John Hay Professor of International Studies and Political Science
Professor of International and Public Affairs
Areas of Interest: Transnational crime and crime control, borders and border security, immigration and drug control policy.
Peter Andreas is the John Hay Professor of International Studies. He joined the Institute in the fall of 2001, and holds a joint appointment with the Department of Political Science. Previously, Andreas was an academy scholar at Harvard University, a research fellow at the Brookings Institution, and an SSRC-MacArthur Foundation Fellow on International Peace and Security. He holds an MA and PhD in government from Cornell University and a BA in political science from Swarthmore College.
Andreas is the author, co-author, or co-editor of eleven books. These include Smuggler Nation: How Illicit Trade Made America (Oxford University Press, 2013, selected by Amazon and by Foreign Affairs as one of the best books of the year), Blue Helmets and Black Markets: The Business of Survival in the Siege of Sarajevo (Cornell University Press, 2008); Policing the Globe: Criminalization and Crime Control in International Relations (Oxford University Press, 2006); and Border Games: Policing the U.S.-Mexico Divide (Cornell University Press, 2000, second edition 2009, third edition 2020). His most recent book is a political memoir, Rebel Mother: My Childhood Chasing the Revolution (Simon & Schuster, 2017, selected by Foreign Affairs as a best book of the year). His new book, Killer High: A History of War in Six Drugs (Oxford University Press, 2020), explores the relationship between warfare and mind altering substances, from ancient times to the present.
Andreas has also written for a wide range of scholarly and policy publications, including International Security, International Studies Quarterly, Foreign Affairs, Foreign Policy, The New Republic, Harper's, Slate, andThe Nation. Other writings include congressional testimonies and op-eds in major newspapers, such as the New York Times, Washington Post, Boston Globe, and The Guardian.
The clandestine dimensions of globalization involve illicit cross-border flows of people, goods, money and information. This project critically examines the interaction between states and illicit flows across time, place, and commodity, focusing especially on the practice and politics of government policing efforts. The project, which bridges the study of security, political economy, and cross-border crime, involves a wide range of outputs and activities: books and edited volumes, scholarly and policy articles, conferences, and courses.
This includes books such as Smuggler Nation: How Illicit Trade Made America (Oxford University Press, 2013); Blue Helmets and Black Markets: The Business of Survival in the Siege of Sarajevo (Cornell University Press, 2008); Policing the Globe: Criminalization and Crime Control in International Relations (paperback edition, Oxford University Press, 2008); Border Games: Policing the U.S.-Mexico Divide (second edition, Cornell University Press, 2009); and Sex, Drugs, and Body Counts: The Politics of Numbers in Global Crime and Conflict (Cornell University Press, 2010).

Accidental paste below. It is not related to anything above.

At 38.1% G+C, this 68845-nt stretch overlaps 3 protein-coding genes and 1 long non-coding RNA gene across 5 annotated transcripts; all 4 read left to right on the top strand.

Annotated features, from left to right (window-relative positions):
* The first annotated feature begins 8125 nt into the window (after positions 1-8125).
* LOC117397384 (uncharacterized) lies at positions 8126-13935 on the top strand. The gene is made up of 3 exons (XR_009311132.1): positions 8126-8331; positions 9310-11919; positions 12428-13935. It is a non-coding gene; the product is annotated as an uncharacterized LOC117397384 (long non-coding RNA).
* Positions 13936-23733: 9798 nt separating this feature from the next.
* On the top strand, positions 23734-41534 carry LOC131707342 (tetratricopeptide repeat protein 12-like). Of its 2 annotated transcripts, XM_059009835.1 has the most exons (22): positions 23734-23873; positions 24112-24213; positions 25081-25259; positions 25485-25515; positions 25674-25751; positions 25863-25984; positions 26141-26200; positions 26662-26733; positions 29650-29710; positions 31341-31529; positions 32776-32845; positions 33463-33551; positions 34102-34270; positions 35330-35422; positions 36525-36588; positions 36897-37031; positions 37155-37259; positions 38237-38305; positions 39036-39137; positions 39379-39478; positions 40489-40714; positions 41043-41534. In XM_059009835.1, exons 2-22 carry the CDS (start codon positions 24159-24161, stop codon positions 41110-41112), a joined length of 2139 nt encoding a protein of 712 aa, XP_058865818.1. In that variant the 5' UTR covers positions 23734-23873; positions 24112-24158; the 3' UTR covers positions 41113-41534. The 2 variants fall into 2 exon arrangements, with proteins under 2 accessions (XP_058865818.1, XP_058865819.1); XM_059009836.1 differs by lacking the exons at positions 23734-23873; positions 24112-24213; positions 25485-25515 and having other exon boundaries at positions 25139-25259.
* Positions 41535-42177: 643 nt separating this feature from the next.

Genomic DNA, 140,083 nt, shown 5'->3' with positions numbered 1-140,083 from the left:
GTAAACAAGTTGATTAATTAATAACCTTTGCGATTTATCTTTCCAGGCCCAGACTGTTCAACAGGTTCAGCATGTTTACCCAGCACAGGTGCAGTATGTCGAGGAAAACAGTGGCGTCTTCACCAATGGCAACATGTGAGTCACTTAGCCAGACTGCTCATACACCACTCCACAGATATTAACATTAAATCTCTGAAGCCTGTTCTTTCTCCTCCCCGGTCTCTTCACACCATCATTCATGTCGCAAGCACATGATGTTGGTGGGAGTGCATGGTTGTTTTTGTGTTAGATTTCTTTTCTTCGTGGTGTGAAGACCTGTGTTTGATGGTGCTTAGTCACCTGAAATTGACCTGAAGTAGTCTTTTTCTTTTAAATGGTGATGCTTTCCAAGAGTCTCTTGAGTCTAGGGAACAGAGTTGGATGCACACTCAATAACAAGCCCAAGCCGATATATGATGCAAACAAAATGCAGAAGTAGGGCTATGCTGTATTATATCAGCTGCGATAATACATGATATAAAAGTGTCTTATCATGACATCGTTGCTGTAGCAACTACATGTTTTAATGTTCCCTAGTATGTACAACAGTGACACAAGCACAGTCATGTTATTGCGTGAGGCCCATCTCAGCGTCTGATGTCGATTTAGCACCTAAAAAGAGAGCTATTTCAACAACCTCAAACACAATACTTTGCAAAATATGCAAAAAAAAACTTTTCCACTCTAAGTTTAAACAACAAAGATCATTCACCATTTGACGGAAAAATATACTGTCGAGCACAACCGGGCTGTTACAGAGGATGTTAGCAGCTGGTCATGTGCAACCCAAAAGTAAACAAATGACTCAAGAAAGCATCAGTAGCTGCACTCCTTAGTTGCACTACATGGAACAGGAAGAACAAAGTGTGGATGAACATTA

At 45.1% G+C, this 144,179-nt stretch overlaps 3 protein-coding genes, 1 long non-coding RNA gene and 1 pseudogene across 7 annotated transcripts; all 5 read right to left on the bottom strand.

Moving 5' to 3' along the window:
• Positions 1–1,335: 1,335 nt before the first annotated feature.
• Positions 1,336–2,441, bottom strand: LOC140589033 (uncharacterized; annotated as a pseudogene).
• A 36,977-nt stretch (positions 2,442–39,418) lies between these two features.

Other activities include recent policy and scholarly articles in such publications as Foreign Affairs and Political Science Quarterly; chapter contributions to edited volumes; co-editing a special issue of the interdisciplinary journal Crime, Law & Social Change; organizing a conference (focusing on the relationship between violence and illicit markets) hosted and sponsored by the Harry Frank Guggenheim Foundation; op-eds in media outlets such as the Washington Post, Boston Globe, and Bloomberg.com; and lectures in the United States, Canada, and Europe. The teaching component includes a lecture course on "The Politics of the Illicit Global Economy" a senior research seminar on "Contraband Capitalism: States and Illegal Markets," and a first-year seminar on "Drug War Politics."
Killer High: A History of War in Six Drugs, Oxford University Press, 2020
"Crime, Violence, and Illicit Economies in Regional and Global Perspective," Perspectives on Politics (Vol. 17, No. 2, 2019)
"Drugs and War: What is the Relationship?" Annual Review of Political Science (2019)
"Border Collision" (with N. Brigden), in Katzenstein and Seybert, eds. Protean Power: Exploring the Unexpected in World Politics, Cambridge University Press, 2018
Rebel Mother: My Childhood Chasing the Revolution, Simon & Schuster, 2017
Politics of the Illicit Global Economy
Drug War Politics
Contemporary Security Issues
April 6: Watson Institute book launch event
April 18: Point Street Reading Series "Reading with Robin", Providence
April 19: Redwood Library, Newport http://www.redwoodlibrary.
April 22: Barrington Books, Barrington http://www.barringtonbooks.
April 26: Macaulay Honors College, New York City https://macaulay.cuny.edu/
May 2: Tattered Cover Bookstore, Denver http://www.tatteredcover.com/
May 3: Brown Club of Silicon Valley http://www.brownsv.
May 4: St. Francis Yacht Club/Brown Club of San Francisco
May 5: Book Passage Bookstore, San Francisco http://www.
May 7: Stories Books and Cafe, Los Angeles https://storiesla.com/blogs/
May 9: Annie Bloom's Books, Portland http://www.annieblooms.com/
May 10: Third Place Books, Seattle http://www.thirdplacebooks.
May 20: Books on the Square, Providence